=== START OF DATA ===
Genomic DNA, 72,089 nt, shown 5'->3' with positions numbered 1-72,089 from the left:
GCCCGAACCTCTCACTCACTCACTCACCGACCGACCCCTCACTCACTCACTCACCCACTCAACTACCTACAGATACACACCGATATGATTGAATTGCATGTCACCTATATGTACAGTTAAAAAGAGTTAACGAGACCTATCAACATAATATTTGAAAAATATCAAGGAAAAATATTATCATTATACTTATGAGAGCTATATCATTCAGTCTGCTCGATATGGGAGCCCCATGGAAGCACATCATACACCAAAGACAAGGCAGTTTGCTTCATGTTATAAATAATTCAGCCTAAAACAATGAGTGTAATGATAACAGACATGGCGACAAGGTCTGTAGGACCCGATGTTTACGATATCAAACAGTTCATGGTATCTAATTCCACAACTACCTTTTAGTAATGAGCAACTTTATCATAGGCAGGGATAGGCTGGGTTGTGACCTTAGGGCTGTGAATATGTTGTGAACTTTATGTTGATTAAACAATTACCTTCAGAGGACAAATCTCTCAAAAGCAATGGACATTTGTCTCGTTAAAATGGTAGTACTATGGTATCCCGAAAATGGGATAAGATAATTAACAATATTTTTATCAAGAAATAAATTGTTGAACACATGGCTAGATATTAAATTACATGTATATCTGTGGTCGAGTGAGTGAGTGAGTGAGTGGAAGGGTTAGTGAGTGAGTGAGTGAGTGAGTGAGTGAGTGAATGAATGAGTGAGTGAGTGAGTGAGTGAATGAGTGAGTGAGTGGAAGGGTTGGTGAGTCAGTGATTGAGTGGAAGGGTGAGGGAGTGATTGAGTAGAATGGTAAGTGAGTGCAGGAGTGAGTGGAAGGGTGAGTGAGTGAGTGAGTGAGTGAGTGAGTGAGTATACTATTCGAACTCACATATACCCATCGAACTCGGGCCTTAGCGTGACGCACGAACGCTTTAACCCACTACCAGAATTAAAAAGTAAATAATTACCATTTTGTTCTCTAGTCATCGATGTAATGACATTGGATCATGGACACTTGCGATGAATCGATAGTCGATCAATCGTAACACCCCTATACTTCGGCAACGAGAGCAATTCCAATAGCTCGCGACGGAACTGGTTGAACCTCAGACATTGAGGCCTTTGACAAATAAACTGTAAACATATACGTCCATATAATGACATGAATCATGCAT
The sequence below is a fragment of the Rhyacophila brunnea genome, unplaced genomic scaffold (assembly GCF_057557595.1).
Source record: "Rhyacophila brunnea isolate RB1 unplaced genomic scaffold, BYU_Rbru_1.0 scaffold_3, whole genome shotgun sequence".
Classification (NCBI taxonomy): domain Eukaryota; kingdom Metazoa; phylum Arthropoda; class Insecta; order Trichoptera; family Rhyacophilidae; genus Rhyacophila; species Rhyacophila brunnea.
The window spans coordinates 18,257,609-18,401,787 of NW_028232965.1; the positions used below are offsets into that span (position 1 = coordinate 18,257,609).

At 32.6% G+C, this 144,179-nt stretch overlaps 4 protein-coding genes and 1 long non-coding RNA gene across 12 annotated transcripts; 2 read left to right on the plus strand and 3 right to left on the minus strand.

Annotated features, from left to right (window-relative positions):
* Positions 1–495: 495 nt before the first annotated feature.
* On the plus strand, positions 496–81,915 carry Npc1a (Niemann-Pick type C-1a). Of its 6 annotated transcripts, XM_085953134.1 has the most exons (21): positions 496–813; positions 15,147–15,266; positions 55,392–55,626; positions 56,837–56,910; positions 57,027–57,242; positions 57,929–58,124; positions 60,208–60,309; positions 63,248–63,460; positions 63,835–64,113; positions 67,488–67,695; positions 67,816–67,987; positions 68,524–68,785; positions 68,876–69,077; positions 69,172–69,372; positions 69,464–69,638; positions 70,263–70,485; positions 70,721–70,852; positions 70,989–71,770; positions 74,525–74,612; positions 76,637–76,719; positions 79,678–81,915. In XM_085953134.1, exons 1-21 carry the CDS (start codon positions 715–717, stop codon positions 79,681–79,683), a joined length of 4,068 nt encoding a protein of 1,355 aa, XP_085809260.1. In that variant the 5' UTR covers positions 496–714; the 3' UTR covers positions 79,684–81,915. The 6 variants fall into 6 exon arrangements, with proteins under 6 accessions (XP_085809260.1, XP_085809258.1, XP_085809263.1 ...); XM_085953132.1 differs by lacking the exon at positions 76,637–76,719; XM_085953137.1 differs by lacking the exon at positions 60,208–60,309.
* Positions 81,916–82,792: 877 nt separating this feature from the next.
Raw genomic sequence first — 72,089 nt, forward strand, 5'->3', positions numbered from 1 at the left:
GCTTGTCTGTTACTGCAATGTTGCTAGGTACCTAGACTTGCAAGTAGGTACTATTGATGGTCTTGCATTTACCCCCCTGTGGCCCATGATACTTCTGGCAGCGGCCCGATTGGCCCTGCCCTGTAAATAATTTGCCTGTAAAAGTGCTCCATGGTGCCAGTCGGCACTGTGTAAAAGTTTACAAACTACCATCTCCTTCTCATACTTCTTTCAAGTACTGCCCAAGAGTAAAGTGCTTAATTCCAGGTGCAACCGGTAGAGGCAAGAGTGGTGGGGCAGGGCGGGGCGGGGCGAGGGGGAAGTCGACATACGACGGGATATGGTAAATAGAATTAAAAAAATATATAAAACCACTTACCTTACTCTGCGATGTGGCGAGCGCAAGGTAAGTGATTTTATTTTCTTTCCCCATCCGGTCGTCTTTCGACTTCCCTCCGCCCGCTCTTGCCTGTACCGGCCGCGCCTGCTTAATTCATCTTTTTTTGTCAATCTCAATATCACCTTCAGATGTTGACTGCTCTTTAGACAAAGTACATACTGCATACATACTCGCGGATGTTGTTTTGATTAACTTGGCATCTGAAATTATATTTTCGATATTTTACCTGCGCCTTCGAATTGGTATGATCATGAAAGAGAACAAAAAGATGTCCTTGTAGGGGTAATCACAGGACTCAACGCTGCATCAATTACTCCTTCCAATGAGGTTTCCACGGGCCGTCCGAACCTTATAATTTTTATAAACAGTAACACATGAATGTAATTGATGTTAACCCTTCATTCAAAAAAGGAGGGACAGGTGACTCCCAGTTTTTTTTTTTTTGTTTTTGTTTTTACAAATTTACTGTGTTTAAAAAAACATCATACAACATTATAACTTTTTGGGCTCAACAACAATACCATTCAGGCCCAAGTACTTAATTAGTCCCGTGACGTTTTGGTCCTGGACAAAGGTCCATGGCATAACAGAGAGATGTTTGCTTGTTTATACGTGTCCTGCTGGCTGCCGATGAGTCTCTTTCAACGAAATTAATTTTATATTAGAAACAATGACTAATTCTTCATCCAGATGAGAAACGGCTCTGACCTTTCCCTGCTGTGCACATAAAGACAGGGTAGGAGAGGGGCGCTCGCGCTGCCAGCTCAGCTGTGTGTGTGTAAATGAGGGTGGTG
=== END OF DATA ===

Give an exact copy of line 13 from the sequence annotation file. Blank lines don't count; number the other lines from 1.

GCTTGTCTGTTACTGCAATGTTGCTAGGTACCTAGACTTGCAAGTAGGTACTATTGATGGTCTTGCATTTACCCCCCTGTGGCCCATGATACTTCTGGCAGCGGCCCGATTGGCCCTGCCCTGTAAATAATTTGCCTGTAAAAGTGCTCCATGGTGCCAGTCGGCACTGTGTAAAAGTTTACAAACTACCATCTCCTTCTCATACTTCTTTCAAGTACTGCCCAAGAGTAAAGTGCTTAATTCCAGGTGCAACCGGTAGAGGCAAGAGTGGTGGGGCAGGGCGGGGCGGGGCGAGGGGGAAGTCGACATACGACGGGATATGGTAAATAGAATTAAAAAAATATATAAAACCACTTACCTTACTCTGCGATGTGGCGAGCGCAAGGTAAGTGATTTTATTTTCTTTCCCCATCCGGTCGTCTTTCGACTTCCCTCCGCCCGCTCTTGCCTGTACCGGCCGCGCCTGCTTAATTCATCTTTTTTTGTCAATCTCAATATCACCTTCAGATGTTGACTGCTCTTTAGACAAAGTACATACTGCATACATACTCGCGGATGTTGTTTTGATTAACTTGGCATCTGAAATTATATTTTCGATATTTTACCTGCGCCTTCGAATTGGTATGATCATGAAAGAGAACAAAAAGATGTCCTTGTAGGGGTAATCACAGGACTCAACGCTGCATCAATTACTCCTTCCAATGAGGTTTCCACGGGCCGTCCGAACCTTATAATTTTTATAAACAGTAACACATGAATGTAATTGATGTTAACCCTTCATTCAAAAAAGGAGGGACAGGTGACTCCCAGTTTTTTTTTTTTTGTTTTTGTTTTTACAAATTTACTGTGTTTAAAAAAACATCATACAACATTATAACTTTTTGGGCTCAACAACAATACCATTCAGGCCCAAGTACTTAATTAGTCCCGTGACGTTTTGGTCCTGGACAAAGGTCCATGGCATAACAGAGAGATGTTTGCTTGTTTATACGTGTCCTGCTGGCTGCCGATGAGTCTCTTTCAACGAAATTAATTTTATATTAGAAACAATGACTAATTCTTCATCCAGATGAGAAACGGCTCTGACCTTTCCCTGCTGTGCACATAAAGACAGGGTAGGAGAGGGGCGCTCGCGCTGCCAGCTCAGCTGTGTGTGTGTAAATGAGGGTGGTG